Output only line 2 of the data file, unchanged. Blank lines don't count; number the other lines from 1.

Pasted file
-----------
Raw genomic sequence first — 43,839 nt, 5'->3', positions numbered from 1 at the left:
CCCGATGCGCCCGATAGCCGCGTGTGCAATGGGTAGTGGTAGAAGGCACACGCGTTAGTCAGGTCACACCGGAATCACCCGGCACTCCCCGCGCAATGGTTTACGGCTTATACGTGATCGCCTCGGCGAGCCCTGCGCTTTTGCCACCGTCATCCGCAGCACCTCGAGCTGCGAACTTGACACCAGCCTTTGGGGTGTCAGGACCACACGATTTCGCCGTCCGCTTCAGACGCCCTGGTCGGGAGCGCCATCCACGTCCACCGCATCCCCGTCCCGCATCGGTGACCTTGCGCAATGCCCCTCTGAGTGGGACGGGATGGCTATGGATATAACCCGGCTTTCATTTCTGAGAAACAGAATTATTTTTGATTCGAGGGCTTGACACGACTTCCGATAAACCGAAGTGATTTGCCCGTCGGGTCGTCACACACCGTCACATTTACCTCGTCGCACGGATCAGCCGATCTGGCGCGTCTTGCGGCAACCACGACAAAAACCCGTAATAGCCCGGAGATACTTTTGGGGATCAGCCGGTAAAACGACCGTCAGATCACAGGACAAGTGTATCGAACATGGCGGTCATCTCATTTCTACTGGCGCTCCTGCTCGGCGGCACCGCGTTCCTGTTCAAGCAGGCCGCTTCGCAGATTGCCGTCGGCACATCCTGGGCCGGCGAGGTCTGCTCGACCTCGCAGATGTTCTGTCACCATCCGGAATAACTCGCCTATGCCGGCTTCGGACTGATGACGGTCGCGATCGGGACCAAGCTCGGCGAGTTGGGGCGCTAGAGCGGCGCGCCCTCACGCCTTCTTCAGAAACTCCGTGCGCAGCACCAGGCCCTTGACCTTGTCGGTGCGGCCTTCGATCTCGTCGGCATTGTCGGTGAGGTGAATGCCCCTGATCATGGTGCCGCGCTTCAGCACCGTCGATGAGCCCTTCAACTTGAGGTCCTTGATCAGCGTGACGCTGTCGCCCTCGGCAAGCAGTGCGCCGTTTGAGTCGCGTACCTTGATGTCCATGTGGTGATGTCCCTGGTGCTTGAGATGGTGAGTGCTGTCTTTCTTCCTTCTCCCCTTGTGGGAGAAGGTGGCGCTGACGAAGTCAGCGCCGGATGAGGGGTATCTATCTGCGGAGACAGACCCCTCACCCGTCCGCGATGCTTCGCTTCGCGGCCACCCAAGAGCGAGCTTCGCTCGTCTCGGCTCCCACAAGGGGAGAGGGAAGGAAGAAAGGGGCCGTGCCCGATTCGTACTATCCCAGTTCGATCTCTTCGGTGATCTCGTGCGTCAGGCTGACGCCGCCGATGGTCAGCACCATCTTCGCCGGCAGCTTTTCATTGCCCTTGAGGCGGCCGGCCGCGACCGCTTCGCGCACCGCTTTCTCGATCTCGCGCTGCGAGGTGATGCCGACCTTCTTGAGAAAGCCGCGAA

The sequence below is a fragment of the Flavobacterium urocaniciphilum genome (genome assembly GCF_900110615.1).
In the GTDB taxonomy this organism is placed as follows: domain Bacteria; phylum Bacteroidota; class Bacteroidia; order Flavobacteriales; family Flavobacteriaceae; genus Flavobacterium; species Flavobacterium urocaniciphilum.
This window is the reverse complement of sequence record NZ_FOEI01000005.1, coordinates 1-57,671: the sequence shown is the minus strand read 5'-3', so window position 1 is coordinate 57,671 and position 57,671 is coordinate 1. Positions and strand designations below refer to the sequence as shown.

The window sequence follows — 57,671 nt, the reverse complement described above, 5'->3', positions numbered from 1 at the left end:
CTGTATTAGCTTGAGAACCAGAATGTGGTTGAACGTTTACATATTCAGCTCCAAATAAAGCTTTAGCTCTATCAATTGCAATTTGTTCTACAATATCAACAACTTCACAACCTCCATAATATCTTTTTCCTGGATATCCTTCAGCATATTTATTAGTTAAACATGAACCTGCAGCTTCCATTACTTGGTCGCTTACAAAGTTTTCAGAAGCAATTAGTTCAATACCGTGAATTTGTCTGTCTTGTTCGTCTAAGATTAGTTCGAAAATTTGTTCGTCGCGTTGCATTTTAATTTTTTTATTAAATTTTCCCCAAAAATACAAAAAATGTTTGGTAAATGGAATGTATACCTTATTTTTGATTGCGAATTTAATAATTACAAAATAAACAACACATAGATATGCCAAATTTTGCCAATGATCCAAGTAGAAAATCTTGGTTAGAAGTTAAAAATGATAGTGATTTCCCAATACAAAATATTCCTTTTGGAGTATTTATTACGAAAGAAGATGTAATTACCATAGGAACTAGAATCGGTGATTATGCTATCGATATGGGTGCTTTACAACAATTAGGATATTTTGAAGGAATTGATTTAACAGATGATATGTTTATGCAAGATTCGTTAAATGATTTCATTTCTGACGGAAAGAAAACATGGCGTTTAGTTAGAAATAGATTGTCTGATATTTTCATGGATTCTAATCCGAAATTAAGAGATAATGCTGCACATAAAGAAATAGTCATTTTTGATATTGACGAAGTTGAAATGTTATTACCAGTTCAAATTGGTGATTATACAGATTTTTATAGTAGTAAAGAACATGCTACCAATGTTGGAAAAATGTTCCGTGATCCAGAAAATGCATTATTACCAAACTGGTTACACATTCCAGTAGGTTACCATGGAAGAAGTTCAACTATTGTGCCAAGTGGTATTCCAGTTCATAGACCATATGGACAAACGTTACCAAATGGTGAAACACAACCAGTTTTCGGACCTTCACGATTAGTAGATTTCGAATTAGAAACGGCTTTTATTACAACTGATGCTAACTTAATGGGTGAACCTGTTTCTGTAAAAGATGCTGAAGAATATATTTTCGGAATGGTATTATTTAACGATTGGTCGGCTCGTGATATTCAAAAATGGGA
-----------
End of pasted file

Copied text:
CCCGATGCGCCCGATAGCCGCGTGTGCAATGGGTAGTGGTAGAAGGCACACGCGTTAGTCAGGTCACACCGGAATCACCCGGCACTCCCCGCGCAATGGTTTACGGCTTATACGTGATCGCCTCGGCGAGCCCTGCGCTTTTGCCACCGTCATCCGCAGCACCTCGAGCTGCGAACTTGACACCAGCCTTTGGGGTGTCAGGACCACACGATTTCGCCGTCCGCTTCAGACGCCCTGGTCGGGAGCGCCATCCACGTCCACCGCATCCCCGTCCCGCATCGGTGACCTTGCGCAATGCCCCTCTGAGTGGGACGGGATGGCTATGGATATAACCCGGCTTTCATTTCTGAGAAACAGAATTATTTTTGATTCGAGGGCTTGACACGACTTCCGATAAACCGAAGTGATTTGCCCGTCGGGTCGTCACACACCGTCACATTTACCTCGTCGCACGGATCAGCCGATCTGGCGCGTCTTGCGGCAACCACGACAAAAACCCGTAATAGCCCGGAGATACTTTTGGGGATCAGCCGGTAAAACGACCGTCAGATCACAGGACAAGTGTATCGAACATGGCGGTCATCTCATTTCTACTGGCGCTCCTGCTCGGCGGCACCGCGTTCCTGTTCAAGCAGGCCGCTTCGCAGATTGCCGTCGGCACATCCTGGGCCGGCGAGGTCTGCTCGACCTCGCAGATGTTCTGTCACCATCCGGAATAACTCGCCTATGCCGGCTTCGGACTGATGACGGTCGCGATCGGGACCAAGCTCGGCGAGTTGGGGCGCTAGAGCGGCGCGCCCTCACGCCTTCTTCAGAAACTCCGTGCGCAGCACCAGGCCCTTGACCTTGTCGGTGCGGCCTTCGATCTCGTCGGCATTGTCGGTGAGGTGAATGCCCCTGATCATGGTGCCGCGCTTCAGCACCGTCGATGAGCCCTTCAACTTGAGGTCCTTGATCAGCGTGACGCTGTCGCCCTCGGCAAGCAGTGCGCCGTTTGAGTCGCGTACCTTGATGTCCATGTGGTGATGTCCCTGGTGCTTGAGATGGTGAGTGCTGTCTTTCTTCCTTCTCCCCTTGTGGGAGAAGGTGGCGCTGACGAAGTCAGCGCCGGATGAGGGGTATCTATCTGCGGAGACAGACCCCTCACCCGTCCGCGATGCTTCGCTTCGCGGCCACCCAAGAGCGAGCTTCGCTCGTCTCGGCTCCCACAAGGGGAGAGGGAAGGAAGAAAGGGGCCGTGCCCGATTCGTACTATCCCAGTTCGATCTCTTCGGTGATCTCGTGCGTCAGGCTGACGCCGCCGATGGTCAGCACCATCTTCGCCGGCAGCTTTTCATTGCCCTTGAGGCGGCCGGCCGCGACCGCTTCGCGCACCGCTTTCTCGATCTCGCGCTGCGAGGTGATGCCGACCTTCTTGAGAAAGCCGCGAA